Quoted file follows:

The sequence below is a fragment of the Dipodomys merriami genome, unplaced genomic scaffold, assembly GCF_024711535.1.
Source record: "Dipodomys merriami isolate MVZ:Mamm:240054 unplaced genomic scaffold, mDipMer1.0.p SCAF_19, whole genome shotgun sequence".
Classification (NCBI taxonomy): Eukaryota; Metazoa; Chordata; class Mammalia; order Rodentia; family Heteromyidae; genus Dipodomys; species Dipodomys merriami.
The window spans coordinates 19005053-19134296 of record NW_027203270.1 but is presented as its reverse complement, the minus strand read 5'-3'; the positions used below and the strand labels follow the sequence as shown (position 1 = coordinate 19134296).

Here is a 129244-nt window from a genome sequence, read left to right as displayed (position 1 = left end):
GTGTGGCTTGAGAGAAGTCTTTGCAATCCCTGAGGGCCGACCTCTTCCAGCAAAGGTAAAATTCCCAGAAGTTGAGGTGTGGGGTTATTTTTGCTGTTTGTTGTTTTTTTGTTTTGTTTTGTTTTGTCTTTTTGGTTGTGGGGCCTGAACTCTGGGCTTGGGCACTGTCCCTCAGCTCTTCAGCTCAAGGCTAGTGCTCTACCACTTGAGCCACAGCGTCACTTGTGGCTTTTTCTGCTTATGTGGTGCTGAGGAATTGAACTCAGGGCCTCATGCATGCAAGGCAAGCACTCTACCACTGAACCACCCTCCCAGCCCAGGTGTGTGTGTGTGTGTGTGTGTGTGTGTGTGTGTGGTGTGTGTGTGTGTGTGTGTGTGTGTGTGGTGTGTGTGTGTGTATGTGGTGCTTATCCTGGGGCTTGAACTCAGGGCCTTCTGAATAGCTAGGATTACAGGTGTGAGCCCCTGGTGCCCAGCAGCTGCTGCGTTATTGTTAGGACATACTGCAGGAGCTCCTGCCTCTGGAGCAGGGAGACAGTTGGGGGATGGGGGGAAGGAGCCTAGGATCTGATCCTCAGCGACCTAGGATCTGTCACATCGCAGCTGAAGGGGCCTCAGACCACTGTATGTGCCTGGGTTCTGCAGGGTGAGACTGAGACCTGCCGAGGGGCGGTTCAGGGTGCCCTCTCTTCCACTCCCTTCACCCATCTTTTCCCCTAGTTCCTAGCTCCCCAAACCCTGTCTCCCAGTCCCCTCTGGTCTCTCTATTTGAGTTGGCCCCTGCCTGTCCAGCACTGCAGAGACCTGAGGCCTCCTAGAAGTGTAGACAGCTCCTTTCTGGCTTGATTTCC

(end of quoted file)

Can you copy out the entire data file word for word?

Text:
The sequence below is a fragment of the Dipodomys merriami genome, unplaced genomic scaffold, assembly GCF_024711535.1.
Source record: "Dipodomys merriami isolate MVZ:Mamm:240054 unplaced genomic scaffold, mDipMer1.0.p SCAF_19, whole genome shotgun sequence".
Classification (NCBI taxonomy): Eukaryota; Metazoa; Chordata; class Mammalia; order Rodentia; family Heteromyidae; genus Dipodomys; species Dipodomys merriami.
The window spans coordinates 19005053-19134296 of record NW_027203270.1 but is presented as its reverse complement, the minus strand read 5'-3'; the positions used below and the strand labels follow the sequence as shown (position 1 = coordinate 19134296).

Here is a 129244-nt window from a genome sequence, read left to right as displayed (position 1 = left end):
GTGTGGCTTGAGAGAAGTCTTTGCAATCCCTGAGGGCCGACCTCTTCCAGCAAAGGTAAAATTCCCAGAAGTTGAGGTGTGGGGTTATTTTTGCTGTTTGTTGTTTTTTTGTTTTGTTTTGTTTTGTCTTTTTGGTTGTGGGGCCTGAACTCTGGGCTTGGGCACTGTCCCTCAGCTCTTCAGCTCAAGGCTAGTGCTCTACCACTTGAGCCACAGCGTCACTTGTGGCTTTTTCTGCTTATGTGGTGCTGAGGAATTGAACTCAGGGCCTCATGCATGCAAGGCAAGCACTCTACCACTGAACCACCCTCCCAGCCCAGGTGTGTGTGTGTGTGTGTGTGTGTGTGTGTGTGTGGTGTGTGTGTGTGTGTGTGTGTGTGTGTGGTGTGTGTGTGTGTATGTGGTGCTTATCCTGGGGCTTGAACTCAGGGCCTTCTGAATAGCTAGGATTACAGGTGTGAGCCCCTGGTGCCCAGCAGCTGCTGCGTTATTGTTAGGACATACTGCAGGAGCTCCTGCCTCTGGAGCAGGGAGACAGTTGGGGGATGGGGGGAAGGAGCCTAGGATCTGATCCTCAGCGACCTAGGATCTGTCACATCGCAGCTGAAGGGGCCTCAGACCACTGTATGTGCCTGGGTTCTGCAGGGTGAGACTGAGACCTGCCGAGGGGCGGTTCAGGGTGCCCTCTCTTCCACTCCCTTCACCCATCTTTTCCCCTAGTTCCTAGCTCCCCAAACCCTGTCTCCCAGTCCCCTCTGGTCTCTCTATTTGAGTTGGCCCCTGCCTGTCCAGCACTGCAGAGACCTGAGGCCTCCTAGAAGTGTAGACAGCTCCTTTCTGGCTTGATTTCC